It doesn't always have to be the latest and greatest zero-day exploit that causes you to lose control of your computer or server to external attackers. Today's example comes in the relatively ancient form of brute force SSH.
We recently received a sample containing several different files:
A psyBNC installation; legitimate software used by many for normal purposes, but it's also a common tool in an attacker's toolkit.
And a collection of scripts, binaries, and password files that were used to scan for machines that have their SSH port open.
The binaries that were used maliciously in this case were connecting to a large public IRC network. We see quite many such as these, all headed for the same network even though it does have a working abuse address and the network's administrators actually do something to the botnet channels that get reported. In our experience, the botnets are most often run by various small gangs coming largely from eastern Europe; notably from Romania.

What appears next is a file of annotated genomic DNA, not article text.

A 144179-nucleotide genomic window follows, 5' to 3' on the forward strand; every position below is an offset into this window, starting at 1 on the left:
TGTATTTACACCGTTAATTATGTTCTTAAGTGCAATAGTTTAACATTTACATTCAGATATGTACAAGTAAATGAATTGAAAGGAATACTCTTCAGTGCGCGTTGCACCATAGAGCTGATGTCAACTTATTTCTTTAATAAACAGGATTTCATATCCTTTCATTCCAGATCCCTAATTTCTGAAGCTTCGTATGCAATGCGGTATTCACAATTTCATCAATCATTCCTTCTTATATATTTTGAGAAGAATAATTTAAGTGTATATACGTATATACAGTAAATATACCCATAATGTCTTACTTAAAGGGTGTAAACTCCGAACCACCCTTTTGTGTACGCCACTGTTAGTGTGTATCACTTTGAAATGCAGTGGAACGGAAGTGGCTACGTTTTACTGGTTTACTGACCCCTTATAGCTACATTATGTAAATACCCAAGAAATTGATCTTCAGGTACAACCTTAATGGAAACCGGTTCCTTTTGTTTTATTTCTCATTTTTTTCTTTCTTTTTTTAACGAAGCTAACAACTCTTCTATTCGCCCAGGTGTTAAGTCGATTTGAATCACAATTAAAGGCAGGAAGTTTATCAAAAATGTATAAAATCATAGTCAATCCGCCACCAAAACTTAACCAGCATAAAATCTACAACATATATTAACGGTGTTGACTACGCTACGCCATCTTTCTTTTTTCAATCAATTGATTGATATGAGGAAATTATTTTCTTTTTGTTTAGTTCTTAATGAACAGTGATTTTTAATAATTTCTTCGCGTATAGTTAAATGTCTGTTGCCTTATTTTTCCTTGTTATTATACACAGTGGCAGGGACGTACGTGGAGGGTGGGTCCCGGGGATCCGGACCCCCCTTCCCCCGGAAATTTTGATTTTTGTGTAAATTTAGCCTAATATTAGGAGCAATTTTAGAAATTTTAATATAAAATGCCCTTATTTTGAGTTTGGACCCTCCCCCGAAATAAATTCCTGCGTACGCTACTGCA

Once one of the botnet channels has been suppressed, it takes only a few hours for a new one to pop up in the same IRC network but under a different channel name.
The botnet in this case was made up of about forty infected Linux machines, and judging by their DNS Resource Records, most of them are either webservers or mail servers, which usually have a bit fatter Internet connection than you average Joe Consumer.
The moral? Even unsophisticated attackers don't need the latest and greatest techniques if the target's passwords are weak.